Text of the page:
The Dara Global Arts Gallery is planning a reception from 2-6 p.m. in their pop-up store at 7501 Leesburg Pike, which opened in February. The artwork on display ranges from oils and acrylics to ceramic artwork, and the event on Saturday will feature an opera performance.
The gallery is typically open by appointment only, but the event will throw open the doors to the public.
Dara Global Arts Gallery is part of a budding art scene in Tysons. The gallery’s stated objective is “bringing harmony and peace through art,” reflected in the gallery’s emphasis on diversity both in artists and in the type of art displayed.
The artwork will be on display from April 27 through May 13.
The gallery is also planning an event for Mother’s Day on May 5 with special artwork and a jewelry gallery.
The colorful, painted benches that recently popped up outside local businesses in the Town of Vienna are marking the 50th anniversary of the Vienna Arts Society.
Purcellville’s painted wine barrel community arts project in 2016 inspired the idea for the “Take a Seat Vienna” public art display, Lu Cousins, the director of the Vienna Arts Society, told Tysons Reporter.
Local businesses sponsored the cost of the Amish-built benches, which each had a roughly $240 price tag, in exchange for having them sit in front of their businesses through October, Cousins said.
Volunteers delivered the benches to 42 artists, 20 of whom are from the greater Vienna area. “Painting a wooden, slatted bench is completely different from painting an image on a canvas,” Cousins said, adding that the shape and angles of a bench can be tricky to paint.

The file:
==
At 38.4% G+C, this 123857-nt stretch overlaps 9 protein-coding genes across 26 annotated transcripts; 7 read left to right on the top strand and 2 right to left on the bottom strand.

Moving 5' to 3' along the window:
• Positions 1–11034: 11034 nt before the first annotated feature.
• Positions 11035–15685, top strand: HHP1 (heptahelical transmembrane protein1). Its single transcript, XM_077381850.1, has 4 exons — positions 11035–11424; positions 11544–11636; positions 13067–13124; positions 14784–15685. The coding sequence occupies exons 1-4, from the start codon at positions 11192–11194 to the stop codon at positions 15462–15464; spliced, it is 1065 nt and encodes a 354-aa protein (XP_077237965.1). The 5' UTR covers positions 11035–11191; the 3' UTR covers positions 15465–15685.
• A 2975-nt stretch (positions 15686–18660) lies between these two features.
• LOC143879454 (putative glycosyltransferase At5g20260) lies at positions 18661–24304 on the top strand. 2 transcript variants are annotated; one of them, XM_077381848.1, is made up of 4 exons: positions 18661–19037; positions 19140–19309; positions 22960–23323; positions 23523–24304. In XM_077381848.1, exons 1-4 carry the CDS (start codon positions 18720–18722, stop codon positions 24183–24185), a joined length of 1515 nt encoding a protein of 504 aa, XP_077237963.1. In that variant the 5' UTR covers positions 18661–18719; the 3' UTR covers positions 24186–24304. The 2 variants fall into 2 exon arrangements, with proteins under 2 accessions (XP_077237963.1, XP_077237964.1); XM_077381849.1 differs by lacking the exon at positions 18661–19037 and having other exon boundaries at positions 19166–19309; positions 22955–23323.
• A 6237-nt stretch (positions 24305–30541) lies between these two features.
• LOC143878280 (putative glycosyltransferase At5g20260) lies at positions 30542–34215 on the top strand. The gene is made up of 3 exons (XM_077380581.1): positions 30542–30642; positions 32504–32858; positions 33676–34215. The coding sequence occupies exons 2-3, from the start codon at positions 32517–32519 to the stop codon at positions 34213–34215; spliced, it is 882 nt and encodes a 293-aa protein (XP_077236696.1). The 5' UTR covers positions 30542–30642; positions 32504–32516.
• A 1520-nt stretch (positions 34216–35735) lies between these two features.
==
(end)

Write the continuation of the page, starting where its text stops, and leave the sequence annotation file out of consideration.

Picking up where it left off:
In addition to the artists, Cousins gave a shoutout to the team of nonartists who helped facilitate transportation of the benches and get permits from the town.
Before their unveiling last weekend, the benches were varnished to help them withstand the weather, she said. The Vienna Arts Society has a map for people who want to take a seat in — or a photo of — all 42 benches.
“They are spectacular works of art,” Cousins said, adding that her personal favorites include Susan Scanlon’s “Simply Dreaming” bench, which features actress Audrey Hepburn in her iconic “Breakfast at Tiffany’s” role, and the ones with ocean imagery.
A live auction of the benches on Nov. 2 will raise money for the arts nonprofit’s programs.
“They are all beautiful, and they are all unique,” Cousins said. “We want people to enjoy their community.”
Photos courtesy Vienna Arts Society
The New York School of Arts — formerly Open Art Studio — has a new home in Vienna at 320 Maple Ave E.
The school, founded ten years ago, is focused on individual-based education in art and design with faculty from programs like Brown and Columbia universities.
The studio had previously been located at 225 Mill St NE.
The school programs range from art programs for children to portfolio reviews for students applying to arts programs.
Registration is currently open for the art foundation summer camp, aimed at students in grades 6 through 8. Classes range from $245 for children under two years old to $760 for older students.
Photo via Facebook
Nightlife may be one of Tysons’ weak spots, but local music in the area has a long history — and a wide-open future.
The Fairfax scene is very diverse, drawing on artists who are local to the county as well as those from elsewhere in the greater D.C. area.
Emblematic of that diversity is an upcoming performance on Saturday, March 23 at the VFW post in west Falls Church. Six different acts will be playing music — two punk groups, three rappers representing a variety of styles and an indie rock four-piece.
D.C. is famous for its historical punk scene, with names like Fugazi that defined a sound across the entire country — but much of that scene happened on the southern side of the Potomac. Although not all of its current residents are aware, Northern Virginia has a strong tradition of independent music. In the 1980s and ’90s, most of that tradition was being made in Arlington.
The little county was home to the nationally-successful punk group Minor Threat, whose frontman Ian MacKaye later starred in Fugazi, as well as many other bands. It also boasted the Dischord and Teenbeat record labels and the Positive Force activist group, which was closely associated with the “Riot Grrrl” feminist movement.